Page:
In the afternoon visit the Thirteen Traditional Arts and Crafts School (Painting School) and the Textile Museum, where the art of traditional weaving is kept alive. The exhibition and has a good collection of old, preserved textiles which are rich in colour and design. Simply Bhutan is an exhibition where visitors learn about Bhutanese traditions and can dress up in traditional clothes and be photographed in front of painted backdrops. There are also craft displays and a souvenir shop. Beautiful textiles in wool, silk and cotton, basketwork, silver jewellery, thangkas and other traditional crafts of the Kingdom are available in various handicraft emporiums.
Drive from Thimphu to Gangtey (2900m)
Leaving Thimphu, the road climbs steeply through a forest of pine and cedar, festooned with hanging lichen high up near the Dochula pass (3,050m). This pass often offers panoramic views of the eastern Himalayan range. After stopping for tea and the view, descend via a series of hairpin bends to the fertile valley of Wangdue.
From here a gradual climb takes you into the Gangtey (Phobjika) Valley, on the flanks of the Black Mountains. (142km). Phobjikha has been described as the most beautiful valley in the Himalaya and is well known as a winter home of the Black Necked Crane (Grus Nigricollis). Bhutan is home to around six hundred of the cranes with Phobjikha one of the most popular places that the birds spend the winter. The elegant and shy birds can be observed from early November through late March.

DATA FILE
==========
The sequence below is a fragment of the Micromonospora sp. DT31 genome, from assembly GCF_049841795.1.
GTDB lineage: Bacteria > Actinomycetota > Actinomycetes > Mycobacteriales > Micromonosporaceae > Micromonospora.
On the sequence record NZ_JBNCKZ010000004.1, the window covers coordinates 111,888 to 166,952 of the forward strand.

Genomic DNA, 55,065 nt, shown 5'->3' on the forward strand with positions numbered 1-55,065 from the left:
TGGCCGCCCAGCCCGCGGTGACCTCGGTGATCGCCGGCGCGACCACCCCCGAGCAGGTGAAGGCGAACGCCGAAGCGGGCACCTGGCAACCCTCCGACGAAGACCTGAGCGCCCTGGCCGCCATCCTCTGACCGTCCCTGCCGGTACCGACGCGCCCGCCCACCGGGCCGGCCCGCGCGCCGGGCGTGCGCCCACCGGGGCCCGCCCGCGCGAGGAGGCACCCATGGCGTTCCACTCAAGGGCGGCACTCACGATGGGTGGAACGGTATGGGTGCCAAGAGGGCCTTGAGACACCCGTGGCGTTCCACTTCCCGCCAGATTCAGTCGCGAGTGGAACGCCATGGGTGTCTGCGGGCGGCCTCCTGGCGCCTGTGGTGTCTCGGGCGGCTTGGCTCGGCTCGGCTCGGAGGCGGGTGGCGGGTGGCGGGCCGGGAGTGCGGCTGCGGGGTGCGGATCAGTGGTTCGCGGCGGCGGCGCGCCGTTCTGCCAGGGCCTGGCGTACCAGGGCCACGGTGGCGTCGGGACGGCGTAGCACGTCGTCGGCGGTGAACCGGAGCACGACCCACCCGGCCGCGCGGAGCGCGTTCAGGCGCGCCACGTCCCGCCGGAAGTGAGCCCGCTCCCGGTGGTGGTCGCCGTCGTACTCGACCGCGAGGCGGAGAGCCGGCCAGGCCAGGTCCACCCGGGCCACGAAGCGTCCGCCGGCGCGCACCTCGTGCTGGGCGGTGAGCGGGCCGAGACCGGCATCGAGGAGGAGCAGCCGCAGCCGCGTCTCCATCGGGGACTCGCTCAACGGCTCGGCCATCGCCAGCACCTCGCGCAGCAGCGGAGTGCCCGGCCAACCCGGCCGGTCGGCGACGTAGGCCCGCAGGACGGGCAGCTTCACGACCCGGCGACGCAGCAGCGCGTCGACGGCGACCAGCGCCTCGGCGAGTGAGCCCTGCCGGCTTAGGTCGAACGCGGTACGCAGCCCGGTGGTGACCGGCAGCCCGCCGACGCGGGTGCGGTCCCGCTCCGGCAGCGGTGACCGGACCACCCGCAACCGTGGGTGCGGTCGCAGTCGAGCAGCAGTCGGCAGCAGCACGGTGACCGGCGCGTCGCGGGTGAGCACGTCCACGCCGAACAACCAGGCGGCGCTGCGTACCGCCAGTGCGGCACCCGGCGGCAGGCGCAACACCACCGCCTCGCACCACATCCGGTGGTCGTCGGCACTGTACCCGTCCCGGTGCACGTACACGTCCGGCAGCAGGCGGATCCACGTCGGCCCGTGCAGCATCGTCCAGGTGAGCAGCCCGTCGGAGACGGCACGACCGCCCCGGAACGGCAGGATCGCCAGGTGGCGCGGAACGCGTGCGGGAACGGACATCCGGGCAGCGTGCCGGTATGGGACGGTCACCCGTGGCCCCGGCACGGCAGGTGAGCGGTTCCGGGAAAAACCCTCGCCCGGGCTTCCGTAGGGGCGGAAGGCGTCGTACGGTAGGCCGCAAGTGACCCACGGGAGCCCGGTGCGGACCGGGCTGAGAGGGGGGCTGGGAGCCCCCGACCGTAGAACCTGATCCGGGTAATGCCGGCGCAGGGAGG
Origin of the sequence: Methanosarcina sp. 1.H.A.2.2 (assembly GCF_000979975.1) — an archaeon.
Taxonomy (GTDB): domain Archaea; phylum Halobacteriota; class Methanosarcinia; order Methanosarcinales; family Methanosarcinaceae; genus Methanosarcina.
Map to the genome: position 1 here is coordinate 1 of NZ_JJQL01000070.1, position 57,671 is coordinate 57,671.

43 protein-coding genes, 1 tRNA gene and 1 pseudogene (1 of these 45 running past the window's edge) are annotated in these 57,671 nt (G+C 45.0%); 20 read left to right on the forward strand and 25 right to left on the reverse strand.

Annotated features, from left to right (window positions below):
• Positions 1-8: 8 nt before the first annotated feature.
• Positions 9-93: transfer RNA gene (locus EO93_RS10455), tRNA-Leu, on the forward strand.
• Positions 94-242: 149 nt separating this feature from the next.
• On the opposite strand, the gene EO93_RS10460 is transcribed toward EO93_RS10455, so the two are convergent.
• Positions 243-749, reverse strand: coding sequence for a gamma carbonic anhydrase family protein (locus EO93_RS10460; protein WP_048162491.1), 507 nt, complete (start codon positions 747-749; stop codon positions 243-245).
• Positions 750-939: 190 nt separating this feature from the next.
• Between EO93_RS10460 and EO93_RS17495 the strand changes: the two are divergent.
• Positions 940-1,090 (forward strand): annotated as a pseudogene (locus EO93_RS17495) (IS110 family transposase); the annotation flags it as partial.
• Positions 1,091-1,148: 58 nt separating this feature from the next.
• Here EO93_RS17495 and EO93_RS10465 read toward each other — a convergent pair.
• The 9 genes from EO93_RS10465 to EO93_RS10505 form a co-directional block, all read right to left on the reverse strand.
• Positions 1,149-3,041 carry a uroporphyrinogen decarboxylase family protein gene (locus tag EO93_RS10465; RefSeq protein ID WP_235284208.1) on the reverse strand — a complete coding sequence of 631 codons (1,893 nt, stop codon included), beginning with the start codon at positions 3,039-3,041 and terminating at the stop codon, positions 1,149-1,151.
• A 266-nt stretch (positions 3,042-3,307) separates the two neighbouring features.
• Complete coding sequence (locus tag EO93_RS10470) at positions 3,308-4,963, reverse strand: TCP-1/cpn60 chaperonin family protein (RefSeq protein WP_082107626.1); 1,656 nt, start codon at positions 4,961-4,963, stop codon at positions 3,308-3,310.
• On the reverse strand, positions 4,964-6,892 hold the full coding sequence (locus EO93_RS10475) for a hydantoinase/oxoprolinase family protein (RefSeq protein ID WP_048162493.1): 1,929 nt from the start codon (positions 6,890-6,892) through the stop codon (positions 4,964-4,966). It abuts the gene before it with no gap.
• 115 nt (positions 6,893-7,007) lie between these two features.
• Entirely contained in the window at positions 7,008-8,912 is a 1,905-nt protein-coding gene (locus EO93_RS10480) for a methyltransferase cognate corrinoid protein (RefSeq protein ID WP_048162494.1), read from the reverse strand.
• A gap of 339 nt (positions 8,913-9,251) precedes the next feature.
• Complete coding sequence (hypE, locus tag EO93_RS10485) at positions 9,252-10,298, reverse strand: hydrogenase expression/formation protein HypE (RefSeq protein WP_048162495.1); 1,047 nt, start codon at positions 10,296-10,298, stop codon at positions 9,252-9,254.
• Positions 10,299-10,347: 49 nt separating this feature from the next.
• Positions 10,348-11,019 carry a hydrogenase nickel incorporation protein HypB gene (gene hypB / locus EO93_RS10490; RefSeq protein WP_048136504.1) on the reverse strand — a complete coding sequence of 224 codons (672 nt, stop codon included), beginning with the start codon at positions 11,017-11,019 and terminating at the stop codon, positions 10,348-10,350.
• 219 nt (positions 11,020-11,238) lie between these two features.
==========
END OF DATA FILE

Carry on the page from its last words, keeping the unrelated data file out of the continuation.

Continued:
Sightseeing and Walk to Gangtey Gompa
Gangtey Gompa is an old monastery dating back to the C16th, situated picturesquely on a hilltop overlooking the green expanse of the Phobjikha Valley. The gentle, pleasurable walk (around 2 hours) gives a good feeling for the valley. It is the most beautiful and shortest of the nature trails in Bhutan. From the small hilltop overlooking Gangtey Gompa head downhill through flower meadows to Semchubara village and from here through beautiful forests and into the open valley. After passing a chorten and Khewa Lhakhang, the trail ends at the local community school.
Drive to Punakha (1350m)